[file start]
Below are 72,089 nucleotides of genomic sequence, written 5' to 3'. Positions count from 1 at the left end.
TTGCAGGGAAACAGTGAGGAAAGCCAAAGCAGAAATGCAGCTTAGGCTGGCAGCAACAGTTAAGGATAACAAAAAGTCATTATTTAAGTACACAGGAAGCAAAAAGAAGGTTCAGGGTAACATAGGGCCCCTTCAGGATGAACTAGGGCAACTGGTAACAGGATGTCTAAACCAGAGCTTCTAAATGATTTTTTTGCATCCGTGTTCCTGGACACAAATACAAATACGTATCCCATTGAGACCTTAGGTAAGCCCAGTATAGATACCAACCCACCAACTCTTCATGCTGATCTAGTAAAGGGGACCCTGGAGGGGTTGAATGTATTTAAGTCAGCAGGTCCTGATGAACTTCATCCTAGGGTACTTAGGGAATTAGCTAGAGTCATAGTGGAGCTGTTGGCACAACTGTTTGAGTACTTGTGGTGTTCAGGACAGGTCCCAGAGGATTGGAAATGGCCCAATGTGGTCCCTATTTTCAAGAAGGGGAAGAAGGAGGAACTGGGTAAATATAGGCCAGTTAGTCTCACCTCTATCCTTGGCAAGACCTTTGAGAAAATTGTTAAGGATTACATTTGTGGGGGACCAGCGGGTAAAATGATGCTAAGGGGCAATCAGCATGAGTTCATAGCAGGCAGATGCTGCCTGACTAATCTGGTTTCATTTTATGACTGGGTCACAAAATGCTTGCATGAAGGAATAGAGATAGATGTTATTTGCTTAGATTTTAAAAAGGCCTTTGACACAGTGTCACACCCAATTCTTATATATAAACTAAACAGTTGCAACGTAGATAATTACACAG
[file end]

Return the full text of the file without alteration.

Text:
Below are 72,089 nucleotides of genomic sequence, written 5' to 3'. Positions count from 1 at the left end.
TTGCAGGGAAACAGTGAGGAAAGCCAAAGCAGAAATGCAGCTTAGGCTGGCAGCAACAGTTAAGGATAACAAAAAGTCATTATTTAAGTACACAGGAAGCAAAAAGAAGGTTCAGGGTAACATAGGGCCCCTTCAGGATGAACTAGGGCAACTGGTAACAGGATGTCTAAACCAGAGCTTCTAAATGATTTTTTTGCATCCGTGTTCCTGGACACAAATACAAATACGTATCCCATTGAGACCTTAGGTAAGCCCAGTATAGATACCAACCCACCAACTCTTCATGCTGATCTAGTAAAGGGGACCCTGGAGGGGTTGAATGTATTTAAGTCAGCAGGTCCTGATGAACTTCATCCTAGGGTACTTAGGGAATTAGCTAGAGTCATAGTGGAGCTGTTGGCACAACTGTTTGAGTACTTGTGGTGTTCAGGACAGGTCCCAGAGGATTGGAAATGGCCCAATGTGGTCCCTATTTTCAAGAAGGGGAAGAAGGAGGAACTGGGTAAATATAGGCCAGTTAGTCTCACCTCTATCCTTGGCAAGACCTTTGAGAAAATTGTTAAGGATTACATTTGTGGGGGACCAGCGGGTAAAATGATGCTAAGGGGCAATCAGCATGAGTTCATAGCAGGCAGATGCTGCCTGACTAATCTGGTTTCATTTTATGACTGGGTCACAAAATGCTTGCATGAAGGAATAGAGATAGATGTTATTTGCTTAGATTTTAAAAAGGCCTTTGACACAGTGTCACACCCAATTCTTATATATAAACTAAACAGTTGCAACGTAGATAATTACACAG